molecular recognition

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Molecular recognition

The ability of biological and chemical systems to distinguish between molecules and regulate behavior accordingly. How molecules fit together is fundamental in disciplines such as biochemistry, medicinal chemistry, materials science, and separation science. A good deal of effort has been expended in trying to evaluate the underlying inter-molecular forces. The weak forces that act over short distances (hydrogen bonds, van der Waals interactions, and aryl stacking) provide most of the selectivity observed in biological chemistry and permit molecular recognition. The recognition event initiates behavior such as replication in nucleic acids, immune response in antibodies, signal transduction in receptors, and regulation in enzymes. Most studies of recognition in organic chemistry have been inspired by these biological phenomena. It has been the task of bioorganic chemistry to develop systems capable of such complex behavior with molecules that are comprehensible and manageable in size, that is, with model systems. See Antibody, Chemoreception, Enzyme, Nucleic acid, Synaptic transmission

McGraw-Hill Concise Encyclopedia of Bioscience. © 2002 by The McGraw-Hill Companies, Inc.

molecular recognition

[mə¦lek·yə·lər ‚rek·ig′nish·ən]
(cell and molecular biology)
The ability of biological and chemical systems to distinguish between molecules and regulate behavior accordingly.
The (molecular) storage and the (supramolecular) retrieval and processing of molecular structural information and interactions.
McGraw-Hill Dictionary of Scientific & Technical Terms, 6E, Copyright © 2003 by The McGraw-Hill Companies, Inc.
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Among the topics are the thermodynamic and kinetic basis of liquid chromatography, aptamers as molecular recognition elements in chromatographic separations, and determining endocrine disrupting chemicals found in environmental samples using gas chromatography and mass spectrometry.
The outstanding researchers in Thatcher's group have used techniques from high level computational methods, through reaction and enzyme kinetics, to binding studies on molecular recognition. But this research is primarily based upon an ability to synthesize a large variety of novel organic compounds with biological activity.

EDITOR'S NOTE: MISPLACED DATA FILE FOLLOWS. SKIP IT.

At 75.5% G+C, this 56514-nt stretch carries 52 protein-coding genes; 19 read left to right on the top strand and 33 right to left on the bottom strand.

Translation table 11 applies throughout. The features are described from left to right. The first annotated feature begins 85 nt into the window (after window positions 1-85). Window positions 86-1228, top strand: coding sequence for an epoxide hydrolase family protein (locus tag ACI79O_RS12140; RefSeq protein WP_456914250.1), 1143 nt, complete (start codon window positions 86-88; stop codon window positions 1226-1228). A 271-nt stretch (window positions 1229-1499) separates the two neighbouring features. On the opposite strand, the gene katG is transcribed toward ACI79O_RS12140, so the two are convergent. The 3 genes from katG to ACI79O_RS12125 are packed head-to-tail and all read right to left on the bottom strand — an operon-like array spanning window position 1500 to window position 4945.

Because molecular recognition is the basis for most biological processes, from ligand-receptor binding to translation and transcription of the genetic code, the value of being able to design biomimetic materials with molecular recognition properties is evident.
Solvents with ranging chemical properties such as polarity and protic nature were pumped through each MIP column and the non-covalent forces responsible for the molecular recognition process were investigated.
Other topics include NMR techniques for very large proteins and RNAs in solution, water mediation in protein folding and molecular recognition, and cryo- electron microscopy of spliceosomal components.
This situation has stimulated our efforts to develop numerical tools which can analyze the details of molecular recognition and catalytic processes in enzymes that are difficult to ascertain via present biophysical and biochemical experimental methods.
The process of molecular recognition and binding of ligands (atoms, ions and molecules) by proteins with high sensitivity is key to both basic and applied sciences.
If your library already receives Journal of Inclusion Phenomena and Molecular Recognition in Chemistry, you might wish to alert your librarian that this is a reprint, in order to avoid an unnecessary expenditure.

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